DEV Community

loading...

Exception handling explained

Jonas Gauffin
Founder of Coderr - Automated error handling
・7 min read

This article explains what exception handling is and how it differs from
traditional error handling with error codes. The article does not get
into usage or exception classes, but only to explain their purpose.

Let's start with errors.

A brief introduction to error

From the dawn of programming, error codes have been used to deal with errors in applications. An error code is used to indicate if the
executed function was successful or not.

Here is a simple example:

public bool SaveDefaultAccount(string userName, string accountName)
{
    int userId = GetUserIdFromName(userName);
    if (userId == -1)
        return false;

    int accountId = GetAccountFromName(accountName);
    if (accountId == -1)
        return false;

    return StoreDefaultAccount(userId, accountId);
}

The example illustrates that when you use error codes, it is the API
consumer that must abort if something fails. You might, but how about
the rest of the team, or those who maintained the application before
you? It is like you would retire the entire police force and expect
all citizens to behave and be good law abiding citizens.

One developer could have been lazy and just written (or refactored) the
code as:

public bool SaveDefaultAccount(string userName, string accountName)
{
    int userId = GetUserIdFromName("Arne");
    int accountId = GetAccountFromName("Savings account");
    return StoreDefaultAccount(userId, accountId);
}

The problem is that the code looks perfectly legal, but silently ignores
errors. If you for instance mistakenly add a white space after all
account names on the account selection page, the code above starts to
fail silently. What's worse is that you will not know about it until
code dependent upon the default account starts to fail, and that can be
after a while. Tracking down that subsequent error can be challenging,
primarily if the default account is set in different ways.

Error codes are easy to get started with and can be quite powerful. Even
modern languages like Go-lang uses errors instead of exceptions. Here is
a go snippet:

f, err := os.Open("filename.ext")
if err != nil {
    log.Fatal(err)
}

While errors are easy to understand and use, they have three
significant drawbacks:

They do not convey context

This section is for languages that only uses error codes.

For instance, error code 2 means "File Not Found" in Windows. There is
no way to state which file nor other information that might help you to
understand why the file was missing. Error codes are just that. Codes
that indicate a specific error, without context or clues.

The problem with that is that it is hard to understand why or under what
circumstances that the error occurred. The Windows API solves this by
introducing a method called GetLastError() which is used to get more
information about the error.

OFSTRUCT buffer;
HFILE hFile = OpenFile("d:\\sample.txt", &buffer, OF_READ);
if (hFile == HFILE_ERROR)
{
    // all this is required to get the error message.
    // you typically add it to a separate function

    // Get the error code, as hFile only indicates an error
    // but not which one.
    var errorCode = GetLastError();

    // Get the generic error message which
    // represents the above error code.
    LPVOID lpMsgBuf;
    LPVOID lpDisplayBuf;
    FormatMessage(
        FORMAT_MESSAGE_ALLOCATE_BUFFER | 
        FORMAT_MESSAGE_FROM_SYSTEM |
        FORMAT_MESSAGE_IGNORE_INSERTS,
        NULL,
        errorCode,
        MAKELANGID(LANG_NEUTRAL, SUBLANG_DEFAULT),
        (LPTSTR) &lpMsgBuf,
        0, NULL );
}

My point is that an error code is not enough when you want to
solve the error.

The burden is on the function caller

It is safe to say that all applications have errors, it is exceptionally
rare (pun intended) that errors can be ignored. Ignoring errors might
seem to work, but sooner or later consequential problems will surface.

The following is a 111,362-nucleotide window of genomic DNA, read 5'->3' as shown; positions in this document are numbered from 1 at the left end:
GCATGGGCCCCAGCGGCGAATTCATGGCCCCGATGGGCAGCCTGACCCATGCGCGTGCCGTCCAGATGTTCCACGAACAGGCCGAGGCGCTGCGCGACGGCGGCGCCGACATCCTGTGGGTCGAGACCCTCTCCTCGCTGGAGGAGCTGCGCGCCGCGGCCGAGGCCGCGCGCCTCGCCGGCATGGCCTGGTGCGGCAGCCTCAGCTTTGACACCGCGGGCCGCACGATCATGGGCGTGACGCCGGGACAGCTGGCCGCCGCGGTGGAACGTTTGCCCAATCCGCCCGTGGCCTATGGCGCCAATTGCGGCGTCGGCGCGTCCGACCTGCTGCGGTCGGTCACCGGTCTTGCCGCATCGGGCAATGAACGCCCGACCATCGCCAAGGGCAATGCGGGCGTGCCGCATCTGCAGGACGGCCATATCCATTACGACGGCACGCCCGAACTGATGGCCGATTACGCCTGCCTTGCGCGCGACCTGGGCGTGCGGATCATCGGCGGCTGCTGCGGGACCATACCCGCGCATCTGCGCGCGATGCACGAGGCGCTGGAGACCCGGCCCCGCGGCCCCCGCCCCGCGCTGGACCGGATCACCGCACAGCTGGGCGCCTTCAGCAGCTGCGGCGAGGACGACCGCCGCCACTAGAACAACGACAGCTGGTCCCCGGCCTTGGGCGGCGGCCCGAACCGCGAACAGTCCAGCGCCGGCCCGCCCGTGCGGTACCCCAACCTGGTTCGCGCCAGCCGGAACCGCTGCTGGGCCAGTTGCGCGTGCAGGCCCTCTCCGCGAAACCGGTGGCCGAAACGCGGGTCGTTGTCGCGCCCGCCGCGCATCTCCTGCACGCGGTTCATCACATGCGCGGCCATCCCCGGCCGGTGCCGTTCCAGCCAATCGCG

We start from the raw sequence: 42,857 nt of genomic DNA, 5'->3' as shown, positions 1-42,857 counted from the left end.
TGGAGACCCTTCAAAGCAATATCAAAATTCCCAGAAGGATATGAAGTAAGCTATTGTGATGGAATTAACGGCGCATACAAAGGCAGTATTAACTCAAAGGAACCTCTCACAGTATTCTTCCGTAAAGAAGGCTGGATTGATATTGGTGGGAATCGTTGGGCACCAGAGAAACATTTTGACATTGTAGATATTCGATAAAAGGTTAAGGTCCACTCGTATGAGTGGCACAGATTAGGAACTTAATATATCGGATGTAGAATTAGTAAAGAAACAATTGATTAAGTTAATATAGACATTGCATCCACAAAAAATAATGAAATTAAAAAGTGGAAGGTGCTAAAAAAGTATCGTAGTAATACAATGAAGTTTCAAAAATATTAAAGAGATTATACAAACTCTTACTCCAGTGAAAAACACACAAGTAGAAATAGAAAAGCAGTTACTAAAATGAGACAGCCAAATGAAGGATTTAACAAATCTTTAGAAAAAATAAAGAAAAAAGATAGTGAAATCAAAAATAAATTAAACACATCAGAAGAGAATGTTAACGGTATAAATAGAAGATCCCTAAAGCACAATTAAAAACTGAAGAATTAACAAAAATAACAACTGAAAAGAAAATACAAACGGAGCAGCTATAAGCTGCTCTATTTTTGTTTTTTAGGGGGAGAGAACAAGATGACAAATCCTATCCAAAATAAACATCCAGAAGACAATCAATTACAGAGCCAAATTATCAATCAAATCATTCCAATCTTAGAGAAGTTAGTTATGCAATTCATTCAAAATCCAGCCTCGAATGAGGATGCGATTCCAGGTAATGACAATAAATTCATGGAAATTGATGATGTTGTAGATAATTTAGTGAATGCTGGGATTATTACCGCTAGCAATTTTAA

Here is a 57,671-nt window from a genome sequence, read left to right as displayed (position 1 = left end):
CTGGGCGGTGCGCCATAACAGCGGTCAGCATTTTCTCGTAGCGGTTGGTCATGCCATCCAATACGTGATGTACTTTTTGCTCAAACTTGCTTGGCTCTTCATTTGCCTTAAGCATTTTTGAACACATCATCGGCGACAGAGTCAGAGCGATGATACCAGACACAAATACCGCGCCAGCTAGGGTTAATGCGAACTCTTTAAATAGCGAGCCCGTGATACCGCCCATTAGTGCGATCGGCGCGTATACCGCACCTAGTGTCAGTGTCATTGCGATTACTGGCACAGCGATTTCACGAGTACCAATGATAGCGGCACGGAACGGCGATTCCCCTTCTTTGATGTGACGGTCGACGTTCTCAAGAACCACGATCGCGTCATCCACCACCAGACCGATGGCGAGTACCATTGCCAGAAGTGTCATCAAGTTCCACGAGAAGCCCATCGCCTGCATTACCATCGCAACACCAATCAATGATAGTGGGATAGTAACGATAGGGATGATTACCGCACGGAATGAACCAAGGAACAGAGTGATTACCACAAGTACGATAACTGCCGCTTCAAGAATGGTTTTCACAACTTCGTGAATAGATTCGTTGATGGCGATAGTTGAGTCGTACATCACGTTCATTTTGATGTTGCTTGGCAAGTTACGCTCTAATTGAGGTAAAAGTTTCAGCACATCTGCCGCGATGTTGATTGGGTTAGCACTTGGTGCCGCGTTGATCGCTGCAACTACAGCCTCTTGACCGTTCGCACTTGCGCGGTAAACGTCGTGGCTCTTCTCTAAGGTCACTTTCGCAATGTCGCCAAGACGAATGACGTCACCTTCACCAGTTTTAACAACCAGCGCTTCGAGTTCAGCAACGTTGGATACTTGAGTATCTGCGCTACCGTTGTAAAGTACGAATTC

It will be much harder to find the root cause since the found error is
just a consequence of the first one. Any kind of "fix" is just a
workaround which clutters the code base but does not prevent the root
cause from happening again.

It is crucial that all errors are handled in your code. When you use
error codes, it is so easy to ignore or forget errors. Had a tight
deadline? Wrestled with an obscure bug or incomprehensible requirements?
Those situations make it so easy to take a shortcut. If not all
developers on your team have the same discipline, errors will get
ignored.

Enter exceptions

Exceptions are for exceptional situations. If something didn't go as
expected, you got an exceptional situation.

Sounds easy, huh?

But what does that mean?

An exceptional example

If you expect that something can fail, you should guard against that
situation.

Here is an example:

Let's say that you love shopping the newest and hottest technical
gadgets. When the new gadget is released, you want to be first.

Scenario 1

If you are like most of us, you can probably not just go on a shopping
spree. You need to make sure that you have enough money.

  1. Check your bank account.
  2. Go shopping.
  3. Pay

Scenario 2

However, if you are fortunate enough to have plenty of money, you can
go shopping directly:

  1. Go shopping.
  2. Pay

The difference

In the first scenario, we have a known issue that we need to deal with:
A money limit. Therefore, we always need to check that we have enough
money. In the second scenario, we should have enough money.

What happens if someone has hacked us in scenario 2:

  1. Someone hacked us
  2. Go shopping
  3. Pay <-- Failed, no money

In that case, we got an exception, since it is a case that shouldn't
happen since we expect to have enough money.

That is an exceptional situation.

Why can't we always write the code like in scenario 1?

First, it's about communicating intent. We mostly get a set of business
requirements that we should fulfill. They tell us what to expect when
implementing different use cases. If we go and add many checks for
things that might, but should not, happen we lose the connection between
our use cases and the code. It will be hard to tell the intent of the
code, which in turn lead to assumptions and in the end decreased code
quality.

Second, if we add many checks we are coding workarounds as the real
problem is that our account was hacked, not that we could not pay. By
adding checks and abort instead of paying we are hiding that fact.

What exceptions are

Exceptions are for situations that wasn't considered when defining what
the application should do. When writing a messaging library for message
queues you expect to receive complete messages, but when you write one
for TCP you expect to receive partial messages. What's exceptional in
one case doesn't necessarily have to be exceptional in another.

If you would open a file there are several errors that can happen.
Non-existent directory, file is missing, access denied, partial file,